PAWLENTY: Well, of course, two of the three states today are nonbinding, Soledad. So it may be a psychological boost but it won't change the trajectory change of the race overall. With respect to Rick's comments -- look, I like Rick. But as long as we keep it on the issues and don't make it personal, I think the debate and the back-and-forth is fair.
He said the other day a scathing attack on Governor Romney on health care. And now, there's news reports that, in fact, Rick Santorum supported the government mandate some years ago when he was in Congress.
So, people need to know this if they're going to make informed votes and cast informed ballots today and beyond.
O'BRIEN: Let me talk to you about some poll numbers we have. Let's throw the first one up. The question was this: if the election were held today, whom would you -- I think -- whom would you vote for? Good, grammatically correct. That's nice to see. President -- because often they say who and that's wrong.
President Obama gets 51 percent of the vote, Mitt Romney 45 percent of the vote. Are you concerned about a figure like that?
PAWLENTY: Well, if it's the poll that I'm thinking of from yesterday, that poll was tainted by the fact that they introduced some negative information about Mitt before they asked the head-to-head question with President Obama.
But I know this, between Mitt Romney and President Obama, it's been close. Some weeks, Mitt has been a little ahead. Some weeks, President Obama has been a little ahead.
But it's clear that Mitt Romney is the strongest Republican candidate in the field to defeat Barack Obama by far. And that's not just my rhetoric. The polls show that week this and week out.
So, if Republicans and conservatives are concerned about who's most likely to beat Barack Obama, the answer is clearly Mitt Romney. The others are defeated easily by Barack Obama.
O'BRIEN: OK. So, that was an ABC News/"Washington Post" poll. And another part of the poll found this: 52 percent of people polled said that the more they learned about Mitt Romney, the less they like him.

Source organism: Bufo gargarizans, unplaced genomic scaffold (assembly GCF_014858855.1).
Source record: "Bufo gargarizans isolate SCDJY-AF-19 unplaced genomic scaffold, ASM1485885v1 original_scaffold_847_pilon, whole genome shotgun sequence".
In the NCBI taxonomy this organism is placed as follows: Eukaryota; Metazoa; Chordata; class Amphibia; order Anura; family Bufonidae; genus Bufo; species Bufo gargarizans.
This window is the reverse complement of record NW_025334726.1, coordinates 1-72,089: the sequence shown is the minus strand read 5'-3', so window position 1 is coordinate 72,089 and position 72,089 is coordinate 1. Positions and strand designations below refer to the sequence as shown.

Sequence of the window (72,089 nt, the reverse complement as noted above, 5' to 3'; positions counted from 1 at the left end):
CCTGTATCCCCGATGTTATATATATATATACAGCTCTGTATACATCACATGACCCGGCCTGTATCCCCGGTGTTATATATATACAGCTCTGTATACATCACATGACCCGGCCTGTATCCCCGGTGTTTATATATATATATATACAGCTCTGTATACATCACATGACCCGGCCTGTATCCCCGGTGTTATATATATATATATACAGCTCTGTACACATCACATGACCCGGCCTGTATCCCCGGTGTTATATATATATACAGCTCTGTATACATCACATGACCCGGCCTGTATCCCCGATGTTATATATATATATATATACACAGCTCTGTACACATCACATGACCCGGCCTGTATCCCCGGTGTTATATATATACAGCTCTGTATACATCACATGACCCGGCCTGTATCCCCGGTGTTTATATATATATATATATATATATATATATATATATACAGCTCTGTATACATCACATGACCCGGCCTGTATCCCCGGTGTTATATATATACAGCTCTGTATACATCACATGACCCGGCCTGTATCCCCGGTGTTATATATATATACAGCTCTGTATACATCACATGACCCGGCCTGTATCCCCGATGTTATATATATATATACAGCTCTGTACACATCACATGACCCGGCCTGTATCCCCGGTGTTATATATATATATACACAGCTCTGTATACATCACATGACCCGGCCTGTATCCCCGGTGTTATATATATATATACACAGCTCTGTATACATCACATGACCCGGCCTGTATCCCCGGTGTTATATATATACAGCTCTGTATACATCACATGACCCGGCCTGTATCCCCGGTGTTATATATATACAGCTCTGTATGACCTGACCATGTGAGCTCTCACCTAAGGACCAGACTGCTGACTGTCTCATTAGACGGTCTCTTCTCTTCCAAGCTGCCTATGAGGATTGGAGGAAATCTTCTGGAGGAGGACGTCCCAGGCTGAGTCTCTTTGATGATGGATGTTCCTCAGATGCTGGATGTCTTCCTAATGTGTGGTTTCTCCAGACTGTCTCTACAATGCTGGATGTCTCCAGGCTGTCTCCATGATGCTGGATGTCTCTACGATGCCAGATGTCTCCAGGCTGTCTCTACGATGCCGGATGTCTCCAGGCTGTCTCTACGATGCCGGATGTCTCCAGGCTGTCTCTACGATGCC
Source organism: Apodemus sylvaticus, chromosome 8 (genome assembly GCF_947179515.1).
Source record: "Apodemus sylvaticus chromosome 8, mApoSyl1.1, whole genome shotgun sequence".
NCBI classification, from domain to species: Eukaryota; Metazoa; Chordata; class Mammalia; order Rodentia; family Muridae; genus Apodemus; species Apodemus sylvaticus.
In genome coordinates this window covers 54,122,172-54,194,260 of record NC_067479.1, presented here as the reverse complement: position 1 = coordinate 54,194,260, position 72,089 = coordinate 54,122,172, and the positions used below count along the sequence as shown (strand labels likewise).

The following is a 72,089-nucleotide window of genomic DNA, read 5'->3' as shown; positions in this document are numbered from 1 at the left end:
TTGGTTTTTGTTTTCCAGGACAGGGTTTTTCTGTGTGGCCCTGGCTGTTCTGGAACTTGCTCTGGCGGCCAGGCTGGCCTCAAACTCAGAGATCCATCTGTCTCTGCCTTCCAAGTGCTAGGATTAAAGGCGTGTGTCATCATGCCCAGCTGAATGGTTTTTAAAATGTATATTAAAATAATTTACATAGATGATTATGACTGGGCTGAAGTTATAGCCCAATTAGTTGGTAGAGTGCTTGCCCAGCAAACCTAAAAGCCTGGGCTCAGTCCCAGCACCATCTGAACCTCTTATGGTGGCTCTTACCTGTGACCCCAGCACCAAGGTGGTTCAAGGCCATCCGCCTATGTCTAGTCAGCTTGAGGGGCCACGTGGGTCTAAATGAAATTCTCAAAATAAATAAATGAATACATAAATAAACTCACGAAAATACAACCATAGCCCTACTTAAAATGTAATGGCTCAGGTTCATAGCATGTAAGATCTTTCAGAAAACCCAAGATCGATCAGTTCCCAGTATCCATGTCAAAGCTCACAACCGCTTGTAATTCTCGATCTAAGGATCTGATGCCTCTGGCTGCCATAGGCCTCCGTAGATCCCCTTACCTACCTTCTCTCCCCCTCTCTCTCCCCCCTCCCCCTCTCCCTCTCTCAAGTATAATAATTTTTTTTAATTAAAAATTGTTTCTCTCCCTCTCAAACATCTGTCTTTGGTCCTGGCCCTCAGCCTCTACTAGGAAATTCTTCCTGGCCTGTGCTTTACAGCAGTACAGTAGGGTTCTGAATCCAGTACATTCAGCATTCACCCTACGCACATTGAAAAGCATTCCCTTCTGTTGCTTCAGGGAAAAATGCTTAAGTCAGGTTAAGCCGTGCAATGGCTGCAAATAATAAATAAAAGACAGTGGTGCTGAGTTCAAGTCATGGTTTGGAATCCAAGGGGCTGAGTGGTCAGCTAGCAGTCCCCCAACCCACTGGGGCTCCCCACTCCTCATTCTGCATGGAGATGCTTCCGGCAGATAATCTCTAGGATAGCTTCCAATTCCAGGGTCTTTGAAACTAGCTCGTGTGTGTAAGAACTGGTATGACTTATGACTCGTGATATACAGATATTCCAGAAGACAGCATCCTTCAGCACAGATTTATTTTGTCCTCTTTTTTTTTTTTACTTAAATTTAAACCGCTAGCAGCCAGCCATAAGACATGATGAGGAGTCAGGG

How do you -- what's the strategy? As one of the people involved in his campaign, to turn that around. The more you learn about him, 52 percent say the less they like him.
PAWLENTY: Well, I think that will actually -- if I remember that poll correctly, Soledad, I think it related to Republican voters. But nonetheless, there's so many polls flying back and forth, it's hard to keep them all straight.
In my experience, and I think this is what people will see, Mitt Romney is a very gracious man. He's a high integrity person. He's somebody that has strong values. He's knowledgeable. He's capable. He's had a successful leadership experience.
And importantly, he didn't spend his whole life in Washington, D.C. And if that's the problem we're trying to fix, then you don't turn to people who spent their whole adult life in Washington, D.C., or in close parasitic relationship with Washington, D.C.
He's actually been an entrepreneur. He started businesses, grown jobs and provided private sector economic activity and that's more important than ever. I think people across the country know that that's one of the main thing or one of the main things we need to do and need to have in the next president.
O'BRIEN: Governor, hold on for one second while I turn to my panel for a minute.
Reihan, it's -- people in elected positions often will say, like the polls don't count at all. There's flaws in the polls. But they also live and die by the polls.
Are some of the polls, the governor is saying, no, you know, nothing to be really worried about? Agreed?
SALAM: Well, at this stage in the cycle, President Obama is doing unusually well. He's doing about as well as he did after the killing of Osama bin Laden. Whether that will last is another question.
So, I think the question for Republicans is: who is the most viable candidate over the longer turn? The economic cycle is going to experience up and downs.